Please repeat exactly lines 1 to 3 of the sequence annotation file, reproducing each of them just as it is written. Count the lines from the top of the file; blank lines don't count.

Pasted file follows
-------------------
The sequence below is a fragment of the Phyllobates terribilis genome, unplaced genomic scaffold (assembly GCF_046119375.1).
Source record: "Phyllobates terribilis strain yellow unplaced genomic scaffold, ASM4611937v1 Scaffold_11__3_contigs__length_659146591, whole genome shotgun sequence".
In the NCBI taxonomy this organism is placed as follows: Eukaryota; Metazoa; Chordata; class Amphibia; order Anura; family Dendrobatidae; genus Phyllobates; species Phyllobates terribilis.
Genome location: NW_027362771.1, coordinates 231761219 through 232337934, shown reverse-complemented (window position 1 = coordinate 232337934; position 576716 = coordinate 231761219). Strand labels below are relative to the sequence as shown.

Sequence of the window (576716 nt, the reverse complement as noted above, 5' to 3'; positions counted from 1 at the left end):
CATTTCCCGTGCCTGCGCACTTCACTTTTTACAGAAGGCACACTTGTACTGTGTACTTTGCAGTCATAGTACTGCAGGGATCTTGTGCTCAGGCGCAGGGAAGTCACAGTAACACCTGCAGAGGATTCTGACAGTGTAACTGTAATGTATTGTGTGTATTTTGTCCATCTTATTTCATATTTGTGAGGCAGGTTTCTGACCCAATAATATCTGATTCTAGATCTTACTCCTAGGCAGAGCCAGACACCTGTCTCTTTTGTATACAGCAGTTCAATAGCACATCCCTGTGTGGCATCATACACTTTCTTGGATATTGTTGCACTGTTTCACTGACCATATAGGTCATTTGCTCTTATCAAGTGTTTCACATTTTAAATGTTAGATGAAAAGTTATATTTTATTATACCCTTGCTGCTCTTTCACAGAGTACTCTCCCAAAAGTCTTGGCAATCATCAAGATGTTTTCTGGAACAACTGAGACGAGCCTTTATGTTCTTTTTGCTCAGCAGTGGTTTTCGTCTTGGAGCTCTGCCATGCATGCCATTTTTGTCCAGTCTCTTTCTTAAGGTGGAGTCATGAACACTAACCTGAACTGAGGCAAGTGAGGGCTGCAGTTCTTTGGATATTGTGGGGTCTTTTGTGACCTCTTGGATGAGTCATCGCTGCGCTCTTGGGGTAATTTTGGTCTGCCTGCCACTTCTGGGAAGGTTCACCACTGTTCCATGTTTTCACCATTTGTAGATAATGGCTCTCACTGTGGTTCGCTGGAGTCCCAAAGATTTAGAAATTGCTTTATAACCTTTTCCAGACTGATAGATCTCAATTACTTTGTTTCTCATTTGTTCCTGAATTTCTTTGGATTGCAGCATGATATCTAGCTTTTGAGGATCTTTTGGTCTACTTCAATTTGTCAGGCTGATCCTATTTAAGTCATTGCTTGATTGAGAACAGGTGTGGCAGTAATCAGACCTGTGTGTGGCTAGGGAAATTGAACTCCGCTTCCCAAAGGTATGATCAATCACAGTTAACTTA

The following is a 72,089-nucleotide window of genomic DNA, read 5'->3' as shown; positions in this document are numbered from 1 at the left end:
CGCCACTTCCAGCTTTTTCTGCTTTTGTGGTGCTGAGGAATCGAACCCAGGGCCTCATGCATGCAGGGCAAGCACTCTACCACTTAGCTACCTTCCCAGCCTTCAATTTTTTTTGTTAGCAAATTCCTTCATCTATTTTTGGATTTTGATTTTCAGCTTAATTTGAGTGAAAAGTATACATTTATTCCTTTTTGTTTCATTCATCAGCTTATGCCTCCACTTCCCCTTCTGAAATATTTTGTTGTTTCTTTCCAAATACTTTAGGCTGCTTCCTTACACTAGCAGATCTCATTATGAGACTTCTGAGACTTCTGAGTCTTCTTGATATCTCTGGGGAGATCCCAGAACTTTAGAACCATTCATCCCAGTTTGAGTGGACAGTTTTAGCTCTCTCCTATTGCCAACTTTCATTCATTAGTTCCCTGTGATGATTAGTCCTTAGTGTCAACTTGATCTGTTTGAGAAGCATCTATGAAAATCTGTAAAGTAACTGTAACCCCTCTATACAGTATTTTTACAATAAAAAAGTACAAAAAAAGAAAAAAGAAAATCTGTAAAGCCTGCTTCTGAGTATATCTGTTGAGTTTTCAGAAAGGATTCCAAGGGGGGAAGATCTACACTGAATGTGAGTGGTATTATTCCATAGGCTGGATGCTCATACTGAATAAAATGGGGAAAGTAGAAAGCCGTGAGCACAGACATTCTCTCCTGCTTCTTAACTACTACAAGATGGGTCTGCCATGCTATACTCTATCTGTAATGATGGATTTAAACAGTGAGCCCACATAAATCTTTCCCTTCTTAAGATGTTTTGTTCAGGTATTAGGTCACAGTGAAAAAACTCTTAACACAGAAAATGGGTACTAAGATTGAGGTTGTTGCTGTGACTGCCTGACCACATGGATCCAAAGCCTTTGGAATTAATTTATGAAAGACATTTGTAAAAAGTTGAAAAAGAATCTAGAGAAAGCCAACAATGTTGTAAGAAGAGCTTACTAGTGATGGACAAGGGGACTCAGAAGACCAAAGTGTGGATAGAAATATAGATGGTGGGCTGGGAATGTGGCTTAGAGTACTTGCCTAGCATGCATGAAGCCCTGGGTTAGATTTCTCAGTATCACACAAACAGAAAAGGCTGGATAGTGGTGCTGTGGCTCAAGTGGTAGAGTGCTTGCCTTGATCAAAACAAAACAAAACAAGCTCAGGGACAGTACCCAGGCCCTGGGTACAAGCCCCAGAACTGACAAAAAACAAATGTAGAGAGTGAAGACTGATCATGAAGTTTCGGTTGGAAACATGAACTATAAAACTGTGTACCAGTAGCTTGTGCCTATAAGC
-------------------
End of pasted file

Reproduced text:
The sequence below is a fragment of the Phyllobates terribilis genome, unplaced genomic scaffold (assembly GCF_046119375.1).
Source record: "Phyllobates terribilis strain yellow unplaced genomic scaffold, ASM4611937v1 Scaffold_11__3_contigs__length_659146591, whole genome shotgun sequence".
In the NCBI taxonomy this organism is placed as follows: Eukaryota; Metazoa; Chordata; class Amphibia; order Anura; family Dendrobatidae; genus Phyllobates; species Phyllobates terribilis.